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you, know.. in literature..let me tell you evry thng which is sharp or pointed in sahpe.. it only symbolizes as smthng "you knw" a boy thng ..haha lol, ahhmm.. this poem is actually describing a sex interorse, aha.. yuh.. as you noticed the horse.. horse is the movement.. mistrss is the woman hvng sex with..war is the sex. nunnery is being innocent.. just do realize the poem it's about sex aha..oppZzz:p

| Posted on 2009-10-07 | by a guest


.: :.

you, know.. in literature..let me tell you evry thng which is sharp or pointed in sahpe.. it only symbolizes as smthng "you knw" a boy thng ..haha lol, ahhmm.. this poem is actually describing a sex interorse, aha.. yuh.. as you noticed the horse.. horse is the movement.. mistrss is the woman hvng sex with..war is the sex. nunnery is being innocent.. just do realize the poem it's about sex aha..oppZzz:p

| Posted on 2009-10-07 | by a guest


.: :.

you, know.. in literature..let me tell you evry thng which is sharp or pointed in sahpe.. it only symbolizes as smthng "you knw" a boy thng ..haha lol, ahhmm.. this poem is actually describing a sex interorse, aha.. yuh.. as you noticed the horse.. horse is the movement.. mistrss is the woman hvng sex with..war is the sex. nunnery is being innocent.. just do realize the poem it's about sex aha..oppZzz:p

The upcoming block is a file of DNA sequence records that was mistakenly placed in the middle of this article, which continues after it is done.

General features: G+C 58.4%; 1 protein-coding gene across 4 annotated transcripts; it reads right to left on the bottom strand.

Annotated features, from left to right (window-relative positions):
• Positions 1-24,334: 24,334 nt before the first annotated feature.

| Posted on 2009-10-07 | by a guest


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The speaker above hit the nail on the head, I think. I'm pretty sure his new mistress is supposed to be honor, but there's a double meaning as well. He's complimenting Lucasta, saying that he loves her because he loves honor, and she is honorable. Likewise, his honor dictates that he has to fight for his country.

| Posted on 2009-10-01 | by a guest


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Geez...i'm tryin to understand the freakin annoying poem here.. and everyone has a different explanation.
omg. i come here to understand, NOt to freakin read all these and figure it out myself.
please someone. just freakin give us the coreect analysis for godsake. i'll realy appreciate it thank you

| Posted on 2009-08-25 | by a guest


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There is a conflict between love and honor (the speaker is touring but he chooses honor giving it priority. The poem is based on paradoxes: how he is leaving his beloved and claim that he is faithful? The paradox is resolved in the poem. There is a blending between words pertaining to war and words pertaining to love (using love terms and applying them to war). This is a play on words= Pun new mistress. First foe he meets in the field. He admits that he is leaving her to chase another mistress.